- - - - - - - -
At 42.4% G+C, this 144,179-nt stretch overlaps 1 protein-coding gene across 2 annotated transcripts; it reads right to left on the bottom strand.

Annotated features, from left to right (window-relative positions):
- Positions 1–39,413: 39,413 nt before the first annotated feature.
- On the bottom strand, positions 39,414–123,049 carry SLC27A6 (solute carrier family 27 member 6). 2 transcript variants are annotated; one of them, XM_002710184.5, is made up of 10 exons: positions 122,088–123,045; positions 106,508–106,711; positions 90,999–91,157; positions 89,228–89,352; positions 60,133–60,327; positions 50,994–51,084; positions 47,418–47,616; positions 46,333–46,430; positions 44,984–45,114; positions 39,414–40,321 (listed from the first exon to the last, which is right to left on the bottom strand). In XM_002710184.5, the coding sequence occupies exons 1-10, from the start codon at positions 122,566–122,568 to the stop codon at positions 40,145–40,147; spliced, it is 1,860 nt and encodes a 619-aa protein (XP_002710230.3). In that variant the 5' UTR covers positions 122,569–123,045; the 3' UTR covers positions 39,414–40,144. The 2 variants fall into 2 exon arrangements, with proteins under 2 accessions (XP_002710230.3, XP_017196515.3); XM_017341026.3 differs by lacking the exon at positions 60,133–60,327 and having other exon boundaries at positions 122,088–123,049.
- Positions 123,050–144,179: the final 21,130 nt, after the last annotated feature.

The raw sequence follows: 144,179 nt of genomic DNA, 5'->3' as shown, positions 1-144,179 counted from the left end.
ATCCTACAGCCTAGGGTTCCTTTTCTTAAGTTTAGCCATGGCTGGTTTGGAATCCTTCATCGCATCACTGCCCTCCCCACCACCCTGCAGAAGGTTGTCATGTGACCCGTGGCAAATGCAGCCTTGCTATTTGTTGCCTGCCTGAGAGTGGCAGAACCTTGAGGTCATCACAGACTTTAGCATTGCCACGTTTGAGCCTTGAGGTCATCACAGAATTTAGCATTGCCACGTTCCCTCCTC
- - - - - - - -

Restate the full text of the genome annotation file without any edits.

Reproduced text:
At 42.4% G+C, this 144,179-nt stretch overlaps 1 protein-coding gene across 2 annotated transcripts; it reads right to left on the bottom strand.

Annotated features, from left to right (window-relative positions):
- Positions 1–39,413: 39,413 nt before the first annotated feature.
- On the bottom strand, positions 39,414–123,049 carry SLC27A6 (solute carrier family 27 member 6). 2 transcript variants are annotated; one of them, XM_002710184.5, is made up of 10 exons: positions 122,088–123,045; positions 106,508–106,711; positions 90,999–91,157; positions 89,228–89,352; positions 60,133–60,327; positions 50,994–51,084; positions 47,418–47,616; positions 46,333–46,430; positions 44,984–45,114; positions 39,414–40,321 (listed from the first exon to the last, which is right to left on the bottom strand). In XM_002710184.5, the coding sequence occupies exons 1-10, from the start codon at positions 122,566–122,568 to the stop codon at positions 40,145–40,147; spliced, it is 1,860 nt and encodes a 619-aa protein (XP_002710230.3). In that variant the 5' UTR covers positions 122,569–123,045; the 3' UTR covers positions 39,414–40,144. The 2 variants fall into 2 exon arrangements, with proteins under 2 accessions (XP_002710230.3, XP_017196515.3); XM_017341026.3 differs by lacking the exon at positions 60,133–60,327 and having other exon boundaries at positions 122,088–123,049.
- Positions 123,050–144,179: the final 21,130 nt, after the last annotated feature.

The raw sequence follows: 144,179 nt of genomic DNA, 5'->3' as shown, positions 1-144,179 counted from the left end.
ATCCTACAGCCTAGGGTTCCTTTTCTTAAGTTTAGCCATGGCTGGTTTGGAATCCTTCATCGCATCACTGCCCTCCCCACCACCCTGCAGAAGGTTGTCATGTGACCCGTGGCAAATGCAGCCTTGCTATTTGTTGCCTGCCTGAGAGTGGCAGAACCTTGAGGTCATCACAGACTTTAGCATTGCCACGTTTGAGCCTTGAGGTCATCACAGAATTTAGCATTGCCACGTTCCCTCCTC